Young Guns Turn Into Poster Boys Of Militancy In Kashmir

23 June 2015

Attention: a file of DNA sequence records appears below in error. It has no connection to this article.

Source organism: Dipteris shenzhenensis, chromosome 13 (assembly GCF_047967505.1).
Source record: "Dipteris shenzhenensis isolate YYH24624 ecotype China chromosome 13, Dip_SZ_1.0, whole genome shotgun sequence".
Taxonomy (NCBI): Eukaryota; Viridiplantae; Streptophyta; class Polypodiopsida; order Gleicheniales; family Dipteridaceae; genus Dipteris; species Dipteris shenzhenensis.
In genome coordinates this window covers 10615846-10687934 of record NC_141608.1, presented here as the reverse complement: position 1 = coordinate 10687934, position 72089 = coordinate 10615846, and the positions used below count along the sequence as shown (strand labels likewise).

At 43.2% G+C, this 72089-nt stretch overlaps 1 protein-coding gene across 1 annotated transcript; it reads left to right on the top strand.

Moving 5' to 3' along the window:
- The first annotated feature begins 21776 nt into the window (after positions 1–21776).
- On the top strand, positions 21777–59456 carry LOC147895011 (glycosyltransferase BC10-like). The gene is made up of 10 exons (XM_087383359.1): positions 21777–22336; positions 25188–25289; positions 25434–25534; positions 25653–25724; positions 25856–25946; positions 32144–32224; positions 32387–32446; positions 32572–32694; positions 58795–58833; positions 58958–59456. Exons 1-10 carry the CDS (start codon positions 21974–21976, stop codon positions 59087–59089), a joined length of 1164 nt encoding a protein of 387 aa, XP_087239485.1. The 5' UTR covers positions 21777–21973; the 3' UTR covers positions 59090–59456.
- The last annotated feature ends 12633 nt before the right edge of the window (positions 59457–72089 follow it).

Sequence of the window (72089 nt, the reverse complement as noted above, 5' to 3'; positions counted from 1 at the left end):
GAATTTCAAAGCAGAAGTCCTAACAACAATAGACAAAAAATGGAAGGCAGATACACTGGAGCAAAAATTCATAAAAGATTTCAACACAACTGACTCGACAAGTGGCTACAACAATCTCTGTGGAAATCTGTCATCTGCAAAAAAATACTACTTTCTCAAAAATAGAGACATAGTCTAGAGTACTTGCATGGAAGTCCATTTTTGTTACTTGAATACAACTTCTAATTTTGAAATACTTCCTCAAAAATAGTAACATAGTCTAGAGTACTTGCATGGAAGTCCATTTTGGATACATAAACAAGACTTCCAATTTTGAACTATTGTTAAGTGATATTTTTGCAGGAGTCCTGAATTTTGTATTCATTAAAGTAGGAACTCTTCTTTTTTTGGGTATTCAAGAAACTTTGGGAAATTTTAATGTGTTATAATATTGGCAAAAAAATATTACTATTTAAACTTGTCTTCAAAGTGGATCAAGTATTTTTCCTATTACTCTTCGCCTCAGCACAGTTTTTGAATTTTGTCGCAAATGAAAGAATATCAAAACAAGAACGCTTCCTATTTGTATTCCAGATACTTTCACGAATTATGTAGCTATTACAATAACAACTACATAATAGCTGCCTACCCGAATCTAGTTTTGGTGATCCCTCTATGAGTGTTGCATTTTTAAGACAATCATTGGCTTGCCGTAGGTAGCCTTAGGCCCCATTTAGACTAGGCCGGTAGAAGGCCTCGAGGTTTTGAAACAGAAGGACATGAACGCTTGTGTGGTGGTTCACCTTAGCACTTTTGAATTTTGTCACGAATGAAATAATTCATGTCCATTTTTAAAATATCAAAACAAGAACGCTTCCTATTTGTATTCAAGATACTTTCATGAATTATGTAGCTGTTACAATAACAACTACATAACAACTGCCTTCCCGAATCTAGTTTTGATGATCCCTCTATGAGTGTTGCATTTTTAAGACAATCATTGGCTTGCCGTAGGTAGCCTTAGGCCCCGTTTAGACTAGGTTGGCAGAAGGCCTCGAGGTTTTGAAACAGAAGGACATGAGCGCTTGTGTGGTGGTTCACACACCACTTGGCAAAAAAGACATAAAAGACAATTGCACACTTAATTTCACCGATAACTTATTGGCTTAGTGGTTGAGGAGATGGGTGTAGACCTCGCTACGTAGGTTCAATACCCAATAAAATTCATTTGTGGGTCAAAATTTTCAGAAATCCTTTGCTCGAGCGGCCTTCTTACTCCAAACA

Tral: Kashmir valley's bloodied folklore has it that he took up the gun to avenge his elder brother's humiliation by the security forces who made him do squats after picking him up for no crime. Four years down the line, Burhan Wani, 19, is a youth icon referred to as 'Robinhood' of Tral, who opens fire only to fight injustice. Khalid, Burhan's elder brother was allegedly picked up during an operation by the security forces in 2011 and was made to do squats. Burhan, then about 15 years of age, took it to the heart and turned a militant, whose name now spells terror in Tral, the new training ground for terrorists in the restive valley. Khalid was gunned down by security forces two years back when he had gone to meet Burhan, who managed to escape. Innumerable images of Burhan and posts extolling him were uploaded on social networking sites like Facebook which the security agencies have got removed but that has not erased his popularity. 'This town has had a presence of banned Hizbul Mujahideen terrorists always and recently Burhan Wani has emerged as the poster boy for the terror outfit,' said a senior police officer. Irshad Ahmed Ganai, 21, is another young man about whom similar stories abound. From Kakapora in Pulwama district of south Kashmir, Irshad, an unemployed youth, took to arms a few years ago and rapidly rose through the ranks to become a commander of Lashkar-e-Taiba terror outfit. The law enforcement agencies rubbish the 'Bollywood-style' tale of circumstances in which Burhan took to arms, saying he had Jamaat-e-Islami background and militancy was only a natural progression. Tral, located 12 kilometres from the National Highway connecting the valley with rest of India, has emerged as the new training ground for various terror outfits in south Kashmir. Boys do not need to cross over to Pakistan any more and get to know the basics of militancy and arms training in the thick jungles of Bujkamla surrounding the sleepy town, says the police. They are sometimes taken to the forests in the higher reaches of Shopian too. Burhan and Irshad, with an appeal among the youth of the region, are now helping swell the militant ranks, a development close watchers of Kashmir feel, carry grim portents for the valley. Some in the security establishment speaking on condition of anonymity say the situation may worsen in the absence of an aggressive clampdown on militancy. 'A few weeks back an operation was chalked out on the drawing board to apprehend some local youths. However, in the absence of an order the plan remained confined to papers,' a police officer said. Tral constituency had recorded 37.38 per cent voting in the last year's Assembly elections, many times more than the Lok Sabha polls when it remained in single digit. People in general seem not happy over PDP joining hands with BJP to form the government. 'People here were told to vote to keep BJP out of power but what is happening now. They (PDP) have joined hands with the same party,' says Riyaz Ahmed, a shopkeeper. National Conference leader Mohammed Ashraf Bhat says 'continuous neglect of the area is responsible for present situation in this town.' Tral, in south Kashmir's Pulwama district, is gaining notriety like north Kashmir's Sopore town. Militancy practically never ended in these two areas and with icons like Burhan and Irshad emerging on the scene, it may even grow stronger. Flanked by river Jehlum on the west and dense Bujkamla forest in the east, Tral was always considered a transit point for terror groups who infiltrated from north Kashmir before fanning out to the south.